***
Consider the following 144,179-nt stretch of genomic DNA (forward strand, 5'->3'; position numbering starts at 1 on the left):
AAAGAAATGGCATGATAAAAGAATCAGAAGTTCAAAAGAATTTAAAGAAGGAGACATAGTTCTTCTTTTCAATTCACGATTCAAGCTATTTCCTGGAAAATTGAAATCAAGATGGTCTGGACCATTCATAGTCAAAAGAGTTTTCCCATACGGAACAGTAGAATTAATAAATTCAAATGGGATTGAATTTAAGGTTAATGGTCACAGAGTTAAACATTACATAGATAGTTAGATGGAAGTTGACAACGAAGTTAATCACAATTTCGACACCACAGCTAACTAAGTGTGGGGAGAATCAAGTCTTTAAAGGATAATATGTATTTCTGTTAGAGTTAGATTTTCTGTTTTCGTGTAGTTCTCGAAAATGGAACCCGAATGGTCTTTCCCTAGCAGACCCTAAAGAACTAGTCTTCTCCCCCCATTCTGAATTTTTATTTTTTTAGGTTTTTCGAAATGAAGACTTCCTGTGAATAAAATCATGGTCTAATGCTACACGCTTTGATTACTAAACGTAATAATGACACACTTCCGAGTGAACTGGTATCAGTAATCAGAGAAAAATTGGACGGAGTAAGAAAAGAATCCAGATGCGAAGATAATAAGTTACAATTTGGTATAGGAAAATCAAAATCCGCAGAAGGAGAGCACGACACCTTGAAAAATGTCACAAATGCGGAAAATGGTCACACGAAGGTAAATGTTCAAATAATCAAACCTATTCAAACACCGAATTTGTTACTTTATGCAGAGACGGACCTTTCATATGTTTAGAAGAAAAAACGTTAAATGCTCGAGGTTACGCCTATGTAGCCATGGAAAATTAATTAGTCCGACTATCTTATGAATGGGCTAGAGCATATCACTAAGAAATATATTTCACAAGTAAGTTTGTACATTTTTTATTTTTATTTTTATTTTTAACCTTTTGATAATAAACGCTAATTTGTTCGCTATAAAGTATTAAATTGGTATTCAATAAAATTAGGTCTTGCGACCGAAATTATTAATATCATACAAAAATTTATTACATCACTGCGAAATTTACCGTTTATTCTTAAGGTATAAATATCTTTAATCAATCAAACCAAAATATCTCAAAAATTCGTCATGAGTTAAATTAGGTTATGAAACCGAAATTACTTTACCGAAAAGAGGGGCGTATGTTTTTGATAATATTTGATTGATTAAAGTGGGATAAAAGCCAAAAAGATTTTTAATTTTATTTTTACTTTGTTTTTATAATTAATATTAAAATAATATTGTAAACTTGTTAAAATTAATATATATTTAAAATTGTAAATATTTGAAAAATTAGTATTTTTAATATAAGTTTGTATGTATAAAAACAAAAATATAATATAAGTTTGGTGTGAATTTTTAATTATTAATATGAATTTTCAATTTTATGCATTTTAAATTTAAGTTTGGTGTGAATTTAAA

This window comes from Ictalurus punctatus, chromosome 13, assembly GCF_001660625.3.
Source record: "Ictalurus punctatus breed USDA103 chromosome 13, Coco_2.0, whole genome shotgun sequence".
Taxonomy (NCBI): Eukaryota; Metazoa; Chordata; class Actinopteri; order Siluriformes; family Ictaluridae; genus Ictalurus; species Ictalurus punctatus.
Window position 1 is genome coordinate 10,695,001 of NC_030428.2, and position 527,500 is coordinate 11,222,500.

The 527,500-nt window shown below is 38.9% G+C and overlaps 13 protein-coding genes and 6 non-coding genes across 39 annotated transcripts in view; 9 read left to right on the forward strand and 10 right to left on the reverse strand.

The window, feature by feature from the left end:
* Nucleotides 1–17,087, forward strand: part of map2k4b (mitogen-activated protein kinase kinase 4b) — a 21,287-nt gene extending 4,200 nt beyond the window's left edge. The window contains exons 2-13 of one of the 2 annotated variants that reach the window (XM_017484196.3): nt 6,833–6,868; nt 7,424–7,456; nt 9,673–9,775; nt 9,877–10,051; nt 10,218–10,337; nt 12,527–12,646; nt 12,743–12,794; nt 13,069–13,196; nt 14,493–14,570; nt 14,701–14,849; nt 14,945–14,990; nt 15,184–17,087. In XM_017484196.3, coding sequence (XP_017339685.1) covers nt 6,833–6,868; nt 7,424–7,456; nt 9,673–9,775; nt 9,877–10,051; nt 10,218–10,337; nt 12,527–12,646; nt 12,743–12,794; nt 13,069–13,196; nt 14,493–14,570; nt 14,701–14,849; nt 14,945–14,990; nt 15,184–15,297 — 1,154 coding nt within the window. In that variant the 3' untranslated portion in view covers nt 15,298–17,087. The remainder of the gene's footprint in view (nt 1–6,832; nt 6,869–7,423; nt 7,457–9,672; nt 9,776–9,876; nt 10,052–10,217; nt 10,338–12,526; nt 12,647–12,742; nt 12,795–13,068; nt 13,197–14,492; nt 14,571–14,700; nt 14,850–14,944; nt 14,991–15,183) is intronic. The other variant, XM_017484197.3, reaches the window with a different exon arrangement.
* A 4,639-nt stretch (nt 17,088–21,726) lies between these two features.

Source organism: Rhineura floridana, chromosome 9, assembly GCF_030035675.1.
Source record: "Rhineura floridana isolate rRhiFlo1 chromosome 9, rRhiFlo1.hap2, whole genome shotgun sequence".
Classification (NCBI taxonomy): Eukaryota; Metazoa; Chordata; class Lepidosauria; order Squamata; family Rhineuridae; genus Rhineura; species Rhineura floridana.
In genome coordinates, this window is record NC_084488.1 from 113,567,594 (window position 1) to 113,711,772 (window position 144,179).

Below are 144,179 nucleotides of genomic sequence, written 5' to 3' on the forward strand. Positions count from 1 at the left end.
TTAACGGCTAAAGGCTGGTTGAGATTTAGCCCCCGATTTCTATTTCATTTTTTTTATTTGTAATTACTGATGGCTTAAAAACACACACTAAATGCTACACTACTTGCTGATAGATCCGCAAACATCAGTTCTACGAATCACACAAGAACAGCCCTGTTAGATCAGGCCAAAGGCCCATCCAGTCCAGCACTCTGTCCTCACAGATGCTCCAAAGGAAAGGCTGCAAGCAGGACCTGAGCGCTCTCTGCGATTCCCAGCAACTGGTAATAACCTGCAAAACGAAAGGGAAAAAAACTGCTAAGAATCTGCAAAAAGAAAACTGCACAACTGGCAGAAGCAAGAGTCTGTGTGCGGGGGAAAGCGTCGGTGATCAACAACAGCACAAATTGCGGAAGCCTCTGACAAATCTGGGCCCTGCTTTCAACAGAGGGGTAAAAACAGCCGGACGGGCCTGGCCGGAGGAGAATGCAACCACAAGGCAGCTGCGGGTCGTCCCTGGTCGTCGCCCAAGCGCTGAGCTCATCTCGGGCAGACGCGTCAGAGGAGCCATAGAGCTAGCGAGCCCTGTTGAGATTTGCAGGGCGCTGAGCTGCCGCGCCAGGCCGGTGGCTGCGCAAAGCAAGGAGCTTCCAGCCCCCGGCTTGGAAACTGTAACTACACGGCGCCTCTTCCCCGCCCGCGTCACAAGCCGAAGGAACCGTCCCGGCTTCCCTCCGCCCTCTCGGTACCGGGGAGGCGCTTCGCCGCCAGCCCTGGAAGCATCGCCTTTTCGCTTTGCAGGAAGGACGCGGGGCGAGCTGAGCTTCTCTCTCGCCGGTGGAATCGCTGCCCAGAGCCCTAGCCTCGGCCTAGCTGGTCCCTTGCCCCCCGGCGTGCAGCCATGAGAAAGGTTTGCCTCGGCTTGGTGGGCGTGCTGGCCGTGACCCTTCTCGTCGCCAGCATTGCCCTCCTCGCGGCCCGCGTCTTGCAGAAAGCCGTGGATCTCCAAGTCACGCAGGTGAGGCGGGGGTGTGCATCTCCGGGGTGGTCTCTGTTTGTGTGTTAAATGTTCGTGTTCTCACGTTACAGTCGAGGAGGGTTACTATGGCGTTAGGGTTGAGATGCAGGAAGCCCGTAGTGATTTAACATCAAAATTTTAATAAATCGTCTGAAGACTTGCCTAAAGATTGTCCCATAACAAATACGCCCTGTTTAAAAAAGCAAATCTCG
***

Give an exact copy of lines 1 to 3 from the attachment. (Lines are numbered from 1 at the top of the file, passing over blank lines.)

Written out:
Consider the following 144,179-nt stretch of genomic DNA (forward strand, 5'->3'; position numbering starts at 1 on the left):
AAAGAAATGGCATGATAAAAGAATCAGAAGTTCAAAAGAATTTAAAGAAGGAGACATAGTTCTTCTTTTCAATTCACGATTCAAGCTATTTCCTGGAAAATTGAAATCAAGATGGTCTGGACCATTCATAGTCAAAAGAGTTTTCCCATACGGAACAGTAGAATTAATAAATTCAAATGGGATTGAATTTAAGGTTAATGGTCACAGAGTTAAACATTACATAGATAGTTAGATGGAAGTTGACAACGAAGTTAATCACAATTTCGACACCACAGCTAACTAAGTGTGGGGAGAATCAAGTCTTTAAAGGATAATATGTATTTCTGTTAGAGTTAGATTTTCTGTTTTCGTGTAGTTCTCGAAAATGGAACCCGAATGGTCTTTCCCTAGCAGACCCTAAAGAACTAGTCTTCTCCCCCCATTCTGAATTTTTATTTTTTTAGGTTTTTCGAAATGAAGACTTCCTGTGAATAAAATCATGGTCTAATGCTACACGCTTTGATTACTAAACGTAATAATGACACACTTCCGAGTGAACTGGTATCAGTAATCAGAGAAAAATTGGACGGAGTAAGAAAAGAATCCAGATGCGAAGATAATAAGTTACAATTTGGTATAGGAAAATCAAAATCCGCAGAAGGAGAGCACGACACCTTGAAAAATGTCACAAATGCGGAAAATGGTCACACGAAGGTAAATGTTCAAATAATCAAACCTATTCAAACACCGAATTTGTTACTTTATGCAGAGACGGACCTTTCATATGTTTAGAAGAAAAAACGTTAAATGCTCGAGGTTACGCCTATGTAGCCATGGAAAATTAATTAGTCCGACTATCTTATGAATGGGCTAGAGCATATCACTAAGAAATATATTTCACAAGTAAGTTTGTACATTTTTTATTTTTATTTTTATTTTTAACCTTTTGATAATAAACGCTAATTTGTTCGCTATAAAGTATTAAATTGGTATTCAATAAAATTAGGTCTTGCGACCGAAATTATTAATATCATACAAAAATTTATTACATCACTGCGAAATTTACCGTTTATTCTTAAGGTATAAATATCTTTAATCAATCAAACCAAAATATCTCAAAAATTCGTCATGAGTTAAATTAGGTTATGAAACCGAAATTACTTTACCGAAAAGAGGGGCGTATGTTTTTGATAATATTTGATTGATTAAAGTGGGATAAAAGCCAAAAAGATTTTTAATTTTATTTTTACTTTGTTTTTATAATTAATATTAAAATAATATTGTAAACTTGTTAAAATTAATATATATTTAAAATTGTAAATATTTGAAAAATTAGTATTTTTAATATAAGTTTGTATGTATAAAAACAAAAATATAATATAAGTTTGGTGTGAATTTTTAATTATTAATATGAATTTTCAATTTTATGCATTTTAAATTTAAGTTTGGTGTGAATTTAAA

This window comes from Ictalurus punctatus, chromosome 13, assembly GCF_001660625.3.